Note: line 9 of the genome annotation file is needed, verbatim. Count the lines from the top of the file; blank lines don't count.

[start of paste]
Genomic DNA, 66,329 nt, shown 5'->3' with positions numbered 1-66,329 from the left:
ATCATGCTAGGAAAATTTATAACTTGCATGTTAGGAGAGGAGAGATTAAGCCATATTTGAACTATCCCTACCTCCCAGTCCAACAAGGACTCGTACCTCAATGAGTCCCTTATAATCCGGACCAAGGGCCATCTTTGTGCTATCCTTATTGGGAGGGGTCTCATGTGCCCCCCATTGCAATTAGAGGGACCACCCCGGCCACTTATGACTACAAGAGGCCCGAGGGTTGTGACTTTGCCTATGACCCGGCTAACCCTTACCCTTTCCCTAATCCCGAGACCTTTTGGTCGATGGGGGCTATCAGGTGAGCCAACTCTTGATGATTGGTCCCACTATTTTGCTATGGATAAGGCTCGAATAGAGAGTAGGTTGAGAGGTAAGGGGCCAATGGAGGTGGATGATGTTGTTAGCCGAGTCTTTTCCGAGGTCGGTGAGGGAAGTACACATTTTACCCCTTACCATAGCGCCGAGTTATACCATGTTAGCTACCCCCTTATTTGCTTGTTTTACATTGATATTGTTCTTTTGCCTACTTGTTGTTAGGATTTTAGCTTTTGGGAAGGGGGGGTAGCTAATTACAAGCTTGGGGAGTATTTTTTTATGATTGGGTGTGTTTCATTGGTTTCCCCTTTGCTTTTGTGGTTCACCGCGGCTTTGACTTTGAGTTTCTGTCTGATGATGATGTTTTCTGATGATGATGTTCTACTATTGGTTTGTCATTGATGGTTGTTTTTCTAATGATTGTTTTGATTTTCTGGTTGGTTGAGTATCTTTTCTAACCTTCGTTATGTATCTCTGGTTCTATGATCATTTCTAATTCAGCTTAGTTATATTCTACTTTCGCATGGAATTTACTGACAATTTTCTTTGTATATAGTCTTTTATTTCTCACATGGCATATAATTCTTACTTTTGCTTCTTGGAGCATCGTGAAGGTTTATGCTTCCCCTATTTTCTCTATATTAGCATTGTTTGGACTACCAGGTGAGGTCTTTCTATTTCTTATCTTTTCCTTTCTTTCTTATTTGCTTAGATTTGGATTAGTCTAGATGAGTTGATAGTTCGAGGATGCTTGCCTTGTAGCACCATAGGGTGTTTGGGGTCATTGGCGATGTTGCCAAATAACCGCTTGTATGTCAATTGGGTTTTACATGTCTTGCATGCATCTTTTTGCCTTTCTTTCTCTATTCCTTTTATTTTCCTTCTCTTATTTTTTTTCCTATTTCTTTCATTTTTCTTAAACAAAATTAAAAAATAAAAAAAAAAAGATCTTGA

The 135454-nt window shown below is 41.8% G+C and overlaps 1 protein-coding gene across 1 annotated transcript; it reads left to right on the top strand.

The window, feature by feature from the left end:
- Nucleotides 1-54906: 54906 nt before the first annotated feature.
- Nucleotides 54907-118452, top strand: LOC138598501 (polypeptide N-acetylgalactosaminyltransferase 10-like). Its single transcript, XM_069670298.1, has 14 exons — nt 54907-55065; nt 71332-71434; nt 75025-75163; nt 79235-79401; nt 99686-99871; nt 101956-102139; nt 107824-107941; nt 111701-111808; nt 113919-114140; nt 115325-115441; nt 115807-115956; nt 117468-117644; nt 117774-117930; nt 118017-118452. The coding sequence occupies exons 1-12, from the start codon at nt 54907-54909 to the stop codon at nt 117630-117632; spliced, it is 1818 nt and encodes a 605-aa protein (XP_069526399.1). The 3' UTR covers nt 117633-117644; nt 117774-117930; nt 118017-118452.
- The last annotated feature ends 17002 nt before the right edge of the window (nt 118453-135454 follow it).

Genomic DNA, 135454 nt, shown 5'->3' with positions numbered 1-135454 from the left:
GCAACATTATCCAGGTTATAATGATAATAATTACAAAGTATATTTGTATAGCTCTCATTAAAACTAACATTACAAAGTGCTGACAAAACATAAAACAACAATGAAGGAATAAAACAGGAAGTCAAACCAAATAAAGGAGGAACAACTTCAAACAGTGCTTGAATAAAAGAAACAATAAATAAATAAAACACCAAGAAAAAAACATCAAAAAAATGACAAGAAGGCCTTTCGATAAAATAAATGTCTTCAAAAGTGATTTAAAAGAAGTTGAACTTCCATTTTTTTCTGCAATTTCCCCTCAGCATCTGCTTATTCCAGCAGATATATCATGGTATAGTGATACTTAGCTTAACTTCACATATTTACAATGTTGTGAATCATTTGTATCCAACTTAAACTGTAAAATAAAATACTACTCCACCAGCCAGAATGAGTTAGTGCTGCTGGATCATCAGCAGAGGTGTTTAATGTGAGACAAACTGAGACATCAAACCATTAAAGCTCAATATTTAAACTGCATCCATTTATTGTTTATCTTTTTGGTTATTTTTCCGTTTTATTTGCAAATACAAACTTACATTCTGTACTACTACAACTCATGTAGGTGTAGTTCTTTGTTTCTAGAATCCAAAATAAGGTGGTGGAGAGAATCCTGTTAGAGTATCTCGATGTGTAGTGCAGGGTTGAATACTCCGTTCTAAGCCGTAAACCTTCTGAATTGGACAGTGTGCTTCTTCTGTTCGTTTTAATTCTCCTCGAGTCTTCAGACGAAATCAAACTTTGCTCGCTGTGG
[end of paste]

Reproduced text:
GCAACATTATCCAGGTTATAATGATAATAATTACAAAGTATATTTGTATAGCTCTCATTAAAACTAACATTACAAAGTGCTGACAAAACATAAAACAACAATGAAGGAATAAAACAGGAAGTCAAACCAAATAAAGGAGGAACAACTTCAAACAGTGCTTGAATAAAAGAAACAATAAATAAATAAAACACCAAGAAAAAAACATCAAAAAAATGACAAGAAGGCCTTTCGATAAAATAAATGTCTTCAAAAGTGATTTAAAAGAAGTTGAACTTCCATTTTTTTCTGCAATTTCCCCTCAGCATCTGCTTATTCCAGCAGATATATCATGGTATAGTGATACTTAGCTTAACTTCACATATTTACAATGTTGTGAATCATTTGTATCCAACTTAAACTGTAAAATAAAATACTACTCCACCAGCCAGAATGAGTTAGTGCTGCTGGATCATCAGCAGAGGTGTTTAATGTGAGACAAACTGAGACATCAAACCATTAAAGCTCAATATTTAAACTGCATCCATTTATTGTTTATCTTTTTGGTTATTTTTCCGTTTTATTTGCAAATACAAACTTACATTCTGTACTACTACAACTCATGTAGGTGTAGTTCTTTGTTTCTAGAATCCAAAATAAGGTGGTGGAGAGAATCCTGTTAGAGTATCTCGATGTGTAGTGCAGGGTTGAATACTCCGTTCTAAGCCGTAAACCTTCTGAATTGGACAGTGTGCTTCTTCTGTTCGTTTTAATTCTCCTCGAGTCTTCAGACGAAATCAAACTTTGCTCGCTGTGG